Columns - Simply strengthening health services

01 May 2015 / 00:07 H.

    LAST year, life expectancy on the planet reached 70, with 75 years in Malaysia. This is remarkable progress – in 1900, life expectancy was about 30. Compared to a century ago, each of us has now been granted more than two lifetimes. But there are still many health problems we could tackle better. The question is which we should focus on.
    By September, 193 governments, working through the UN, will be deciding which targets the world should be focusing on until 2030. The world will spend more than US$2.5 trillion (RM8.93 trillion) on these targets over the next 15 years, and to help them do as much good as possible for every dollar spent, my think tank, the Copenhagen Consensus Centre, has asked 60 teams of economists to assess which targets are best, across all areas from health and nutrition to environment and education.
    There are lots of excellent proposals to address particular health challenges, such as malaria, vaccinations or infant death. But focusing on these single issues that have lots of media attention and straightforward solutions easily means forgetting about the many other ailments. Our new peer-reviewed reports suggest that we should look at strengthening the entire health system. For each person, Malaysia spends US$230 on public health care. Compare this to low-income countries, where the world's poorest one billion live. These countries will this year spend a measly US$14 per person on public health care. Not surprisingly, spending just a little more could do a lot of good.
    This year, 9 million people in low-income countries like Bangladesh, Uganda and Haiti will die before their 70th birthday. This will affect another 19 million in lower middle-income countries like India, Nigeria and Guatemala. But as countries get richer by 2030, they will also get healthier. It is estimated that by 2030, the total premature death will have dropped from 28 million to 24 million a year, despite the population having grown by almost a billion. Yet, we can do much better.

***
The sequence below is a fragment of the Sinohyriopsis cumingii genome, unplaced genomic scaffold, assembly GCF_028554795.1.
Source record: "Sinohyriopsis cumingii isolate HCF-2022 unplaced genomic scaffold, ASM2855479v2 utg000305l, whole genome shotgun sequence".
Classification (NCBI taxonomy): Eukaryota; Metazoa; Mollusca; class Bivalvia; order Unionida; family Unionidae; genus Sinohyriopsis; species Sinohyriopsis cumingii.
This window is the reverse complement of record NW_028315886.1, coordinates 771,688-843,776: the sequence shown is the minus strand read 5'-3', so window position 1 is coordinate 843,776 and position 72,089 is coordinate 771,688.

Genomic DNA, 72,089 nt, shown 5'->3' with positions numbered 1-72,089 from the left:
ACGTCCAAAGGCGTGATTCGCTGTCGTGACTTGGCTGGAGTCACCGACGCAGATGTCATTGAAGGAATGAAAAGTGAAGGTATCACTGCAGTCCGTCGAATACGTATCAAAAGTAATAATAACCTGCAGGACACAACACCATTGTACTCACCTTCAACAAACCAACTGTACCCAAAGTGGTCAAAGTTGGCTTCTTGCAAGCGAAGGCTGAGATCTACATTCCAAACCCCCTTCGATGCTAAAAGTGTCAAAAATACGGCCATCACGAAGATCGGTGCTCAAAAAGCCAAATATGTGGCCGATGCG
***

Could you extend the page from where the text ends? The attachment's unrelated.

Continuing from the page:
The Canadian authors of the study find it is possible to achieve a further reduction, resulting in a two-thirds drop from 2010 child mortality and a one-thirds drop from 2010 deaths from people between 5 and 69 years of age. In total, this would reduce deaths in the poor half of the world by another 7 million annually by 2030.
    This would require increasing health spending from the current 2% of GDP to 5% of GDP. In low-income countries public health spending will have risen to US$23 per person by 2030 because countries will be richer. But increasing it another US$34 will allow us to avoid an extra 2 million deaths each year. For lower middle income countries, the average public health expenditure will be US$85 per person, but increasing this another US$128 will save almost 5 million more lives by 2030.
    Because we're talking about helping half the world's population, this is not cheap. Total extra costs will run to almost half a trillion dollars each year by 2030. Yet, it still compares favourably to the benefits of saving 7 million lives, both as measured in lost productivity and as the intrinsic value ascribed to human beings. The overall estimate shows that for every dollar spent, we will achieve US$4 of human benefits. For the poorest one billion, because the spending is so much lower that there are many more low-hanging fruits, each dollar spent would do US$13 worth of good.
    This compares to some of the high-profile diseases like tuberculosis, which will do US$43 worth of good for every dollar spent, or malaria, which will produce US$36 of benefits for every dollar. These are higher, because it is very effective to save lives of children and young adults afflicted with easily curable diseases. Helping everyone through a more comprehensive health system is more just but also means dealing with less easy diseases and helping higher age groups, where you can save fewer life-years.
    Of course, it's more complicated than just spending more money on cures; the funds have to be channelled into more trained staff, more clinics and more medicines, to be employed as effectively as possible in each area to reduce overall mortality (and also the wider burden of disease and disability). But the benefits of having better health provision are undeniable. Medical staff can not only provide continuing care and prevent or treat the normal range of illnesses and ensure safer births, but they are in a position to react to emergencies as they arise.
    For example, considerable numbers of people die from injuries each year, and the team of economists reckons that this number could also be reduced by a third. The Ebola outbreak in West Africa is another clear example. The countries which are suffering most have very poor general health provision and large amounts of international assistance are being poured in to halt the epidemic. With a properly functioning local health service, the disease may never have got a hold in the first place.
    There are plenty of potentially very good health targets proposed as priorities for the next 15 years, focusing on HIV, malaria, TB and infant mortality in particular. All are worthy of our attention, but a good case has been made for simply strengthening health services to achieve an overall cut in premature death.

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